A couple of years ago, I was chatting with an executive at Fox and told him, "MySpace killed the online ad business," adding that the social networking giant's ballooning inventory of display ads depressed ad rates. He didn't seem to disagree, which made sense since we were talking about how the only solution to falling ad rates in display advertising was video content, inventory and ads. He added that all sites tend to sell out the premium real estate on their properties -- and without video inventory, they really cannot find ways of generating more revenue from ad sales.
We now know what happened to MySpace: Facebook ate its launch. But what has remained constant is the challenge of growing ad rates in an environment where there is more inventory than ever before. In fact, fast-forward a couple of years. ComScore announced that Q1 saw over 1 trillion display ad impressions generated, with Facebook accounting for 16%. Yahoo was second, with 12%.
To indicate how much the optimization of inventory is a problem for the largest properties, consider that Yahoo paid nearly $800 million for Right Media, operator of an online auction system for display ads. Following Facebook and Yahoo is Microsoft -- which has lost money from its online operations forever -- and Fox properties, which includes MySpace and IGN.
Speaking of IGN, when it bought my last company in 2005, executives mentioned that one of the largest drivers of ad inventory on their property were the message boards, and that inventory wasn't worth "a bucket of warm spit" -- as an explanation of why, despite its having hundreds of millions of pageviews, they were going to buy the company where I ran ad sales.
That was then, this is now, and everywhere you look, the forecasts for online advertising are turning increasingly bullish, as reported in the trade press:
"Double-digit growth is set to return to the online ad market this year, according to IDC. The market research firm says it expects online ad spending to jump 12.6 percent to $29.7 billion in the U.S. By contrast, spending dropped 2.4 percent in 2009.
According The Interactive Advertising Bureau and Pricewaterhouse Coopers, "Internet ad spending jumped 7.5 percent during the first quarter to $5.9 billion-marking the 'highest first-quarter revenue level ever for the industry.'"
"Revenue from online video advertising networks -- typically the lowest-priced digital content for marketers -- is due to grow 41% in 2010 over last year to $377 million."
Indeed, while the macro-level picture for online advertising remains very rosy, on the front lines, online media professionals understand that there will remain a pricing pressure on ad inventory, which is ultimately what drives revenue for their properties.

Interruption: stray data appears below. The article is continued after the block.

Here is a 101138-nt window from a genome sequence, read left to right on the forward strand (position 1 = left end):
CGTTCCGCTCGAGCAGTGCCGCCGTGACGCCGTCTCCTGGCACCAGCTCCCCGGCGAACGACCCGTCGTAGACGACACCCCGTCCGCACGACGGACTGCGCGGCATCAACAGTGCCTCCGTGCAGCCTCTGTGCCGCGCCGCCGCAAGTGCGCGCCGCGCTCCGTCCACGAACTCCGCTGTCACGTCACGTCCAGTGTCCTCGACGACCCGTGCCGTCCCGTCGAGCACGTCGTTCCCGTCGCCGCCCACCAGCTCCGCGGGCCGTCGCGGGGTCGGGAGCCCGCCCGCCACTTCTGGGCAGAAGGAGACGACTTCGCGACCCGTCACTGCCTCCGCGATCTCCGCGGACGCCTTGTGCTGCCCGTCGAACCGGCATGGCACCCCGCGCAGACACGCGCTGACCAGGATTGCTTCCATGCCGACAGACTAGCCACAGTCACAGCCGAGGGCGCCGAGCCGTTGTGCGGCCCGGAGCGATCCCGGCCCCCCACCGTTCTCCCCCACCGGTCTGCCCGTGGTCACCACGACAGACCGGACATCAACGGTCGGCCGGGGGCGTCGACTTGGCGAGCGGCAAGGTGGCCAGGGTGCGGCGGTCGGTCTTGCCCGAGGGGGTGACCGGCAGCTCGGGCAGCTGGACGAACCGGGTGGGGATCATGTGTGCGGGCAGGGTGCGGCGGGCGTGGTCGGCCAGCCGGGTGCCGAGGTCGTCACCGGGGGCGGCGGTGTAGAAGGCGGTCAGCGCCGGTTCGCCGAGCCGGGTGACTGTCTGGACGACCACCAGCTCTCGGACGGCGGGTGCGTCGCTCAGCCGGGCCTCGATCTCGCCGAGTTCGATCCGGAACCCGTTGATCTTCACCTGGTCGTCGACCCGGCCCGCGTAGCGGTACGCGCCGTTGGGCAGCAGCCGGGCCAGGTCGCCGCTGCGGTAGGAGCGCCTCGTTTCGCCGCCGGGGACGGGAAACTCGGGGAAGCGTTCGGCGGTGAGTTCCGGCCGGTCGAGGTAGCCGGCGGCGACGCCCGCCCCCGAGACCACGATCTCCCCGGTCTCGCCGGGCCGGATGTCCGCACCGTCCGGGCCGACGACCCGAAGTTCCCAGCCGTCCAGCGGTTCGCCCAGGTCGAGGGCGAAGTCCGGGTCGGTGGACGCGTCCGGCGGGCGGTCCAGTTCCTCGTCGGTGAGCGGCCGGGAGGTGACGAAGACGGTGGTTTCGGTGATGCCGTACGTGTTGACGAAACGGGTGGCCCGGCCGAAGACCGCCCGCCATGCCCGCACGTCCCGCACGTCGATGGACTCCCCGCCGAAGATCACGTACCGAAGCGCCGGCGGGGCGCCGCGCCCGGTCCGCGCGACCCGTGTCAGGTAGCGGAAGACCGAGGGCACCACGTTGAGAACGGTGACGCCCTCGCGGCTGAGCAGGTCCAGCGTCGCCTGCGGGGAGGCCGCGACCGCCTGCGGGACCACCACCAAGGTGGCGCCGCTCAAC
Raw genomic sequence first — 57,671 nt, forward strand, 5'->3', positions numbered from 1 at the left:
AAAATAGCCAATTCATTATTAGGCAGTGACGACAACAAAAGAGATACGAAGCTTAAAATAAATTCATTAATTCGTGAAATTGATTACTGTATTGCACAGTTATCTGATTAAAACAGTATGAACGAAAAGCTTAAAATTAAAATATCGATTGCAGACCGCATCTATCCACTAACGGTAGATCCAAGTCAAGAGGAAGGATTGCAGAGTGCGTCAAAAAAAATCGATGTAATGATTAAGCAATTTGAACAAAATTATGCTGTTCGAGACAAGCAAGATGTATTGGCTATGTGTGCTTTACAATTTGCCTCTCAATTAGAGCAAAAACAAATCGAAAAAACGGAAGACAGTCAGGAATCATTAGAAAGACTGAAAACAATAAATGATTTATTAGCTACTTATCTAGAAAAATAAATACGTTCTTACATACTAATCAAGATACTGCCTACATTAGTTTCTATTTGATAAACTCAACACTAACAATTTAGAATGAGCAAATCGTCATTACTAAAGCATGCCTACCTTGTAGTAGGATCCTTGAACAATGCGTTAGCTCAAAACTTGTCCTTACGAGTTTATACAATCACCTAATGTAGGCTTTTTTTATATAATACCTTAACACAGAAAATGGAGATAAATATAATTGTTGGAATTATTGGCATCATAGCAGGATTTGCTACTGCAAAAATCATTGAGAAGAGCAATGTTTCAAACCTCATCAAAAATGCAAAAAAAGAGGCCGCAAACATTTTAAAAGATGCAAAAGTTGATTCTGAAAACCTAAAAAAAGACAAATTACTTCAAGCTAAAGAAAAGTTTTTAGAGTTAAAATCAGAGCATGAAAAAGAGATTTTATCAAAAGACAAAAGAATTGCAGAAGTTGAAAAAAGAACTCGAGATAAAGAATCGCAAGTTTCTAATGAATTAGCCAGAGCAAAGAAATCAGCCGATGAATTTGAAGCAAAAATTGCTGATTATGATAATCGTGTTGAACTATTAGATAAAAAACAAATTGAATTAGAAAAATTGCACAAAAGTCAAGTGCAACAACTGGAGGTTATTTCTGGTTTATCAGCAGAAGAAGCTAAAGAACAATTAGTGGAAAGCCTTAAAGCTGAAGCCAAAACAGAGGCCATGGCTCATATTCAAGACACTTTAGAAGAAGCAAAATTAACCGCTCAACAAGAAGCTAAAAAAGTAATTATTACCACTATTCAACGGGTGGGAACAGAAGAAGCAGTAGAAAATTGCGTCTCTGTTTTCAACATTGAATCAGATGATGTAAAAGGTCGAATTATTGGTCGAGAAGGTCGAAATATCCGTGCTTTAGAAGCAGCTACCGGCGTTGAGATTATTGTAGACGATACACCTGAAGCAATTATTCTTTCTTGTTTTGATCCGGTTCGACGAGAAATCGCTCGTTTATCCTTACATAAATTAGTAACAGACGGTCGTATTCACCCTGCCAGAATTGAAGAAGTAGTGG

Without a doubt, over the next year, the difference between the $70 billion television ad market and the $30 billion Internet advertising market will shrink. However, ad rates will face enormous pressure as long as consumers continue to turn to the web to consume media and social media (including user-generated content), catapulting ad inventories to increasingly higher levels.
It's basic economic theory that when supply of one thing increases, prices will have difficulties rising if demand stays somewhat constant or grows moderately. This, in turn will affect price-to-earnings and price-to-revenue multiples for publicly traded companies and valuations for private ones.
To understand the video opportunity, consider the following two sets of data:
Initially, I wondered about that 24-billion discrepancy, but I reached out to Andrew Lipsman, senior director of industry analysis at comScore, who explained to me that: "One source of difference is that comScore data includes video ads," whereas -- one can presume -- Nielsen only looks at content views.
If that is the case, then roughly 24 billion video ads were seen each month, over a quarter -- that is 72 billion video ad impressions. Now consider that with the 1 trillion display ad impressions over Q1.
In other words, whereas just over 20 billion video ads are seen each month, there are 333 billion display ads per month (dividing the 1 trillion in Q1 by 3). Of course, with video ads being worth ten times more than display, this is comparing apples to oranges, but ultimately this creates an interesting opportunity for sites to start replacing at the real estate they now use to sell static or flash display ads with in-banner video ads -- which not only garner a higher CPM, but are far more effective.
To be very clear: in no way am I recommending that Web properties insert video ads in display spots and pass them off (or price them similarly) to the video pre-roll ad you see before an actual piece of video content. What I am outlining is that many advertisers will welcome paying more (relative to display banner ads) for video ads in spots historically reserved for display ads -- and would welcome seeing more inventory for video ads that don't garner the nosebleed rates that pre-roll inventory fetches (due to its limited inventory and availability).
Of course, we should be careful what we ask for. If all of the inventory that now runs display ads gets used to run video ads, then we will also see a rise in supply. Still, sometimes the devil you don't know is better than the one you do.